Metallica - Hardwired . . . To Self Destruct (Cover Artwork)
Staff Review

Metallica

Hardwired . . . To Self Destruct (2016)

Blackened recordings


It’s sometimes said that Metallica was the metal band that it was OK for punks to like. As someone who spent a lot of time hanging out around halfpipes between ‘87-’89, I can confirm that it’s true. Kill ‘Em All (1983), Ride the Lightning (1984), Master of Puppets (1986) and ...And Justice For All (1988) was an incredible run. They were a band that was able to be highly successful and even sell a million records without ‘selling out’. That all started to change with Metallica (1991), more commonly known as The Black Album. With Bob Rock handling the production the music subtly changed and the band seemed to be actively pursuing fortune and fame. Load (1996) and Reload (1997) confirmed this plodding new musical direction. By the end of the 90’s, most of Metallica’s early fans (myself included) had jumped ship.

St. Anger (2003) marked another musical change. Some unfortunate production choices and a lack of guitar solos kept it from being all that it could be, but it was a step in the right direction. It certainly felt satisfyingly reactionary at the time. At least it was heavy and it mercifully ended the Bob Rock era. The Rick Rubin produced Death Magnetic (2008) was a long hoped for return to form. Unfortunately, it had been so long since Metallica had been any good that many people failed to recognize it. Most people my age never even gave it a chance. I would argue that if Death Magnetic had been the follow up to The Black Album, it would be remembered as a classic. If Hardwired...To Self Destruct could continue the momentum, I would consider it an unmitigated success.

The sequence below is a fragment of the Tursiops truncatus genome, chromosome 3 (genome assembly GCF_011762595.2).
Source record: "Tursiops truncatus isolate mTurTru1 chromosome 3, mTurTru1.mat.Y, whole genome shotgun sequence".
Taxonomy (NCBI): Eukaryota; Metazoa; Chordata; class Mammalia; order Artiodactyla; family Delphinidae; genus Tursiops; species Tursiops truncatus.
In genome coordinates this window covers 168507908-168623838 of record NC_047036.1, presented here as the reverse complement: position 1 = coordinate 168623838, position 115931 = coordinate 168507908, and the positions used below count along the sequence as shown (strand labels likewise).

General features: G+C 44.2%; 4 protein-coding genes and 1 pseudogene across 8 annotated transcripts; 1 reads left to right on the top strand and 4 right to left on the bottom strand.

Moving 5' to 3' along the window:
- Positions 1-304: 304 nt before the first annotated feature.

The minds behind the Hardwired...To Self Destruct marketing campaign did a good job of generating interest in the album. Metallica even managed to catch the attention of some of the old timers who missed Death Magnetic. The one song at a time rollout put the best material forward first. If you liked the preview tracks, you’ll like the record. If you didn’t, it goes downhill from there. The simultaneous release of the album and videos for every song was also inspired. There was certainly no lack of hype. In a lot of ways, this mirrors Iron Maiden’s 12 song 90 minute LP Book of Souls (2015). Another band that has done it all decides to throw caution to the wind and embrace excess. Hardwired weighs in at 12 songs and a whopping 80 minutes.

The near title track, “Hardwired”, starts disc one off with a bang. It’s an intense and extremely enjoyable three minutes. It’s the shortest song on the album by far, and probably the best overall. “Atlas, Rise!” is longer and more melodic, but is also a ripper. “Moth Into the Flame” is the other great song among the first six. “Dream No More” is cool if for no other reason than it returns HP Lovecraft inspired material like “The Call of Ktulu” from Lightning and “The Thing That Should Not Be” from Master. The other two tracks, “Now That We’re Dead” and “Halo On Fire” are decent but unexceptional. Metallica was trying to sell this LP as a return to their thrash roots. I can certainly hear a little Kill ‘Em All and quite a bit of Black, but there’s also plenty of Load/Reload. Hardwired is really a mix of everything the band has done up to this point. I was hoping for more Lightning/Master/Justice.